"I burst just like a supernova." Obama's Credibility At Stake in 2010

I thought this was a noteworthy tome for Christmas Eve 2009, below by Daniel Henninger. We have all heard the phrase “What goes up, must come down.”  With even more outrageous new allegations of fraud against Obama’s one year old presidency now barreling in on him, i.e Reverend James Manning alleging that Obama  never even actually attended Columbia University, the fast moving locomotive of daring, truthful and fearless citizen journalist reporting is now running over the credibility of Obama’s leadership with freight train destructive power. Witnessing all this, it’s no wonder the White House is making not so secret preparations for coming civil unrest and martial law.

Chase Hunter

DECEMBER 24, 2009, 12:06 A.M. ET

Is Obama a star for the ages, or is he fading fast?


Columnist's name

In February 2007, Barack Obama announced he would stand for the presidency of the United States in 2008. One year into that far-from-inevitable presidency, no figure has ever so thoroughly pulled toward himself the nation’s political energy.

He’s a star alright. One of his most eager admirers, Bruce Springsteen, sang at the dawn of his own emergence years back:

“I burst just like a supernova.”

But here’s NASA’s definition of a supernova: It’s a stellar explosion, an incredibly luminous star, able to outshine a whole galaxy . . . before gradually fading from view.

So one may ask after the first year of Obama: Is he a star for the ages, or is he fading fast?

Has any president so engulfed American politics? He is everywhere. He is the first real king of all media. He makes himself the constant conversation, the national siren song. No one can stop listening to him, even if it kills them to hear it.

Daniel Henninger discusses President Obama’s star power.


Nobody says “Barack Obama” anymore. He’s just “Obama.” He is the champ of one-name celebrities. Bono, Beyoncé, Sting, Madonna, Moby, LeBron, Ronaldo, even Oprah—no one’s close. Obama. Oh-BAHH-ma. Ohhhhhbama.

The politician formerly known as Barack Obama swept into office on a wave of goodwill. After the election his support grew, giving him a bigger win than the 52.9% to 45.7% voting result.

The election itself was part fairy tale, part fight of the century. The incredible primary battle between the rookie from Illinois and Team Clinton was a mesmerizing, six-month thriller.

It is true that his approval rating has fallen fast, though keep in mind that high unemployment brought Ronald Reagan a disapproval rating of 54% in early 1983. Still it remains impossible to view Obama as just another pol. No previous politician or president has sustained such a huge public presence. The Obama machine has hard-wired itself to the 24/7 media machine.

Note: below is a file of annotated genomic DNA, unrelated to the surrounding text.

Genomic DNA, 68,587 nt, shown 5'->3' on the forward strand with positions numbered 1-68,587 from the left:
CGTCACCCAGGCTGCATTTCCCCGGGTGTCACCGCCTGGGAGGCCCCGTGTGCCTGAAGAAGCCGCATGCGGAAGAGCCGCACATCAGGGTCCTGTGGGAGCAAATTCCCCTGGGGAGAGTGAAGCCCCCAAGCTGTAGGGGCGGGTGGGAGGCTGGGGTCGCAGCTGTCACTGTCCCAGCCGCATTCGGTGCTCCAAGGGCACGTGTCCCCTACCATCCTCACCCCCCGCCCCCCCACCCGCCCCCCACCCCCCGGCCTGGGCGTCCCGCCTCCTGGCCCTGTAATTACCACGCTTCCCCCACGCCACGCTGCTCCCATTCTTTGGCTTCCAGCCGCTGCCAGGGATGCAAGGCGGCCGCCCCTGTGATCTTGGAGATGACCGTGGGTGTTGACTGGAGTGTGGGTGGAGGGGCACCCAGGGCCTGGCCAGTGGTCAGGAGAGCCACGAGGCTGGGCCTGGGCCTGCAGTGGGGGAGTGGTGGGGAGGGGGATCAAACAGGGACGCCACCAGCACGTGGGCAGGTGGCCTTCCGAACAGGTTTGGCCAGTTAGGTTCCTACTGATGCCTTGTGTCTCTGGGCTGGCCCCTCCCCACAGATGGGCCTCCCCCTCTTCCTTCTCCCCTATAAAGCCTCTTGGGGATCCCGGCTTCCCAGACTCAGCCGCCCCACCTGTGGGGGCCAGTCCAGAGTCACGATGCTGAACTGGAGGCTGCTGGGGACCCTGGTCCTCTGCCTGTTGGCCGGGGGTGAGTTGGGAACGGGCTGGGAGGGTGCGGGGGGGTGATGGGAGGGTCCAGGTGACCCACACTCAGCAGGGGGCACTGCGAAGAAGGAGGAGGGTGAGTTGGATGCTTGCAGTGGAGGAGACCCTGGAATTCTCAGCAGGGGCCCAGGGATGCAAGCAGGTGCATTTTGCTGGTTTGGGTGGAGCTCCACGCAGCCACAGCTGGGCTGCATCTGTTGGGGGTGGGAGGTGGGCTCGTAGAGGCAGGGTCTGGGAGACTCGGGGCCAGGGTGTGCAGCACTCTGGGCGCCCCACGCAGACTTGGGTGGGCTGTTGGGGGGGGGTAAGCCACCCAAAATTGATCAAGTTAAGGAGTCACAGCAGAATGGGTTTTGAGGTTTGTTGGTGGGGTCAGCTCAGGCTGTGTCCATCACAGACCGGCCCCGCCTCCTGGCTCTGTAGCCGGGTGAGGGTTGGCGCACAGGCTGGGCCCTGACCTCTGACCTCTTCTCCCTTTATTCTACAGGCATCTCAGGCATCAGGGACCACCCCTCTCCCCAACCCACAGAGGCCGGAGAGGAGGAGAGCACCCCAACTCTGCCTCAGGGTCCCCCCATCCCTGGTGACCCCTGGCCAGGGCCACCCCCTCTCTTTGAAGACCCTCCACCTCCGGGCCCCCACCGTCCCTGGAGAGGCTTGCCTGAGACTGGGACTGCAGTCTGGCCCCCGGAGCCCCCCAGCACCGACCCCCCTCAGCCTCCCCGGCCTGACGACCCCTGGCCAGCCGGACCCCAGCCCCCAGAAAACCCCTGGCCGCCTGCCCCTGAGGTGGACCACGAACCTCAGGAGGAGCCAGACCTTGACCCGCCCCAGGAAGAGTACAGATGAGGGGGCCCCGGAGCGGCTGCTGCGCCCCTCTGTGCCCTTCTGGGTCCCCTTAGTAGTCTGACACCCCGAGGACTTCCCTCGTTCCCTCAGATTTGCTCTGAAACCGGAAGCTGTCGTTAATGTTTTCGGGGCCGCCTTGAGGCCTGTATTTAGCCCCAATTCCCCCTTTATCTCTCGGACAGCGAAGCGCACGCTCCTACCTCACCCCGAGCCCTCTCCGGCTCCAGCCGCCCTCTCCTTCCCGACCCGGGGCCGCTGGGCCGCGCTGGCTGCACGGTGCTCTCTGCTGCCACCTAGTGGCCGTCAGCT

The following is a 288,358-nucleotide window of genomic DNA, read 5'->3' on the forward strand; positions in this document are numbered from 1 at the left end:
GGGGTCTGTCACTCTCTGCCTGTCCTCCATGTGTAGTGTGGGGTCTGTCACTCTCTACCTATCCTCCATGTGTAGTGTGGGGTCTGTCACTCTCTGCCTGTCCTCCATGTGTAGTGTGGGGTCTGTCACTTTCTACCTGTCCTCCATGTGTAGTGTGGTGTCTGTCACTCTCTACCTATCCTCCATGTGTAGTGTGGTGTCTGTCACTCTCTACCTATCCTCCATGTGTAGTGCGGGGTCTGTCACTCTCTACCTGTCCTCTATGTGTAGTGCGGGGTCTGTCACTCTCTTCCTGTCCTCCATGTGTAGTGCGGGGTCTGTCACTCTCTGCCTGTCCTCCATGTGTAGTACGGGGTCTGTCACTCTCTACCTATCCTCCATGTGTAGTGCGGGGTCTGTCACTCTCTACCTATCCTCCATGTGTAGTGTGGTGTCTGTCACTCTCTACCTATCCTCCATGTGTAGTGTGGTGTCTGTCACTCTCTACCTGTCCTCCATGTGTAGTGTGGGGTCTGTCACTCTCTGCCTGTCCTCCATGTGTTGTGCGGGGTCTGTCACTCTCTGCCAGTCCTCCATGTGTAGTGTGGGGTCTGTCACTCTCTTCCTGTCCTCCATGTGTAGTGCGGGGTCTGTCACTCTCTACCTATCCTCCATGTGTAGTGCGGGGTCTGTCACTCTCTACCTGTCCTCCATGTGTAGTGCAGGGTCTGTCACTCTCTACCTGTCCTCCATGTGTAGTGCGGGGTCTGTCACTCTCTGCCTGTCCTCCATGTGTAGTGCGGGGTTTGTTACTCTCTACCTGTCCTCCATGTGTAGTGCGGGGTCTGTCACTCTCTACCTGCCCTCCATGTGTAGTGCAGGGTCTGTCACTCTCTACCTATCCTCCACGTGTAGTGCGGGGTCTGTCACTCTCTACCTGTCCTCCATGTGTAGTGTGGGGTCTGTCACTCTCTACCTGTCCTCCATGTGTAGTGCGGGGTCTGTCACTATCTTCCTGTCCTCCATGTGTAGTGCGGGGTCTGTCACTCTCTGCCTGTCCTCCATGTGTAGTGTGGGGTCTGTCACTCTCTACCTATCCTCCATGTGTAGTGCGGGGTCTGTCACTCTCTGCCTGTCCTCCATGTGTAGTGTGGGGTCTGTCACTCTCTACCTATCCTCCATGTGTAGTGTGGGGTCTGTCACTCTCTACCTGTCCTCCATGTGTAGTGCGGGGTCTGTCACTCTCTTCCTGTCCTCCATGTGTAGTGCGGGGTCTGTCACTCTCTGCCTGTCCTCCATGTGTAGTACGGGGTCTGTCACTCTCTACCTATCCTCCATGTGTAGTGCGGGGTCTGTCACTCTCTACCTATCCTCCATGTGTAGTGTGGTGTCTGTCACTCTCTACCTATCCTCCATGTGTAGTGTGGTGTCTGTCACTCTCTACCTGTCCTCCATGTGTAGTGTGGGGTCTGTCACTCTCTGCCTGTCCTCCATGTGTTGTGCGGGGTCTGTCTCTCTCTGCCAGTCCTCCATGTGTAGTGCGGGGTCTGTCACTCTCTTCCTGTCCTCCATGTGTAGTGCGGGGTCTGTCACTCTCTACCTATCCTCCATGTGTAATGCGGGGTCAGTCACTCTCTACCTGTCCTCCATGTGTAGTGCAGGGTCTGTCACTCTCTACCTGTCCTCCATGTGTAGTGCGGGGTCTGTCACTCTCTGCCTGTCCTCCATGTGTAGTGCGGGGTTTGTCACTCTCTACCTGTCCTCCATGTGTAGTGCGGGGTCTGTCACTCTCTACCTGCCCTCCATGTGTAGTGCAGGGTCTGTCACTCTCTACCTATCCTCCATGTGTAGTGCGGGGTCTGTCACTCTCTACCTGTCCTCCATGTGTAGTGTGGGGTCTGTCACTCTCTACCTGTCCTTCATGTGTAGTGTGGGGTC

People started to think Obama was speaking to them every day. Why not? He has the best voice in politics since Reagan’s, and Obama hasn’t acted professionally a day in his life.

Associated PressBarack Obama delivers his acceptance speech in Denver.



The whole Obama thing, starting with the keynote address at the Democratic National Convention in 2004, followed immediately by the book “Dreams from My Father,” was built around a persona, an aura. Senate Majority Leader Harry Reid wrote that Obama told him early in his Senate career: “Harry, I have a gift.”

This column has referred previously to a January 2007 New York Times article about Obama at Harvard Law School. It has the best description I have seen of the “gift.” This was 1988 to 1991, one of the most politicized periods in the law school’s history, with divisive fights over ideas such as critical race theory. In the article Prof. Charles Ogletree recalled how the young Obama spoke to a public gathering on one particularly contentious issue, and both sides thought he was endorsing their argument: “Everyone was nodding. Oh, he agrees with me.”

That is the “gift.” What is not clear as we approach the second year of Mr. Obama’s term is whether the gift can produce magic for a presidency.

The American presidency isn’t like anything else in life. What was magic at Harvard or wowed independents in 2008 isn’t necessarily what works in the Oval Office or in a room with Vladimir Putin or Wen Jiabao, who are quite beyond the experience of political awe.

The aspect of the “Obama” phenomenon that disconcerts me most is the sense that Barack Obama himself is at times oblivious of where it has taken him. The first time was his acceptance speech last year in Denver, in which he promised to solve, well, pretty much everything. Grandiosity is de rigueur on that occasion, but this was its antic cousin, grandiloquence.

This week brought a more troubling incident. Harry Reid’s Senate had just secured its 60th vote for Mr. Obama’s health-care reform. Whatever one’s view, its trillion-dollar-plus cost is an agreed given. Days earlier the public saw Congress vote to raise the debt ceiling by almost $290 billion to make room for the needs of the $800 billion stimulus bill, the unprecedented $3.5 trillion budget, and the House’s approval Dec. 16 of a new $154 billion jobs bill. Amid this President Obama said Monday: “We can’t continue to spend . . . as if the hard-earned tax dollars of the American people can be treated like Monopoly money.”

From the Wizard of Oz to Tiger Woods, the greatest danger to grand men is feet of clay. There are varieties of clay. For the politician known as Obama it is that if he is shown to be a cynic, he is finished. “Monopoly money” was an everyone-agrees-with-me remark. But to everyone, it was simply fantastic.

The American people took a flyer on Barack Obama. If they conclude Obama is just the name of another lesser god, his fall could come as fast as his rise.

Write to henninger@wsj.com

About CKH888

Not much to tell. Um.... I author news and art blogs now & then. :-)
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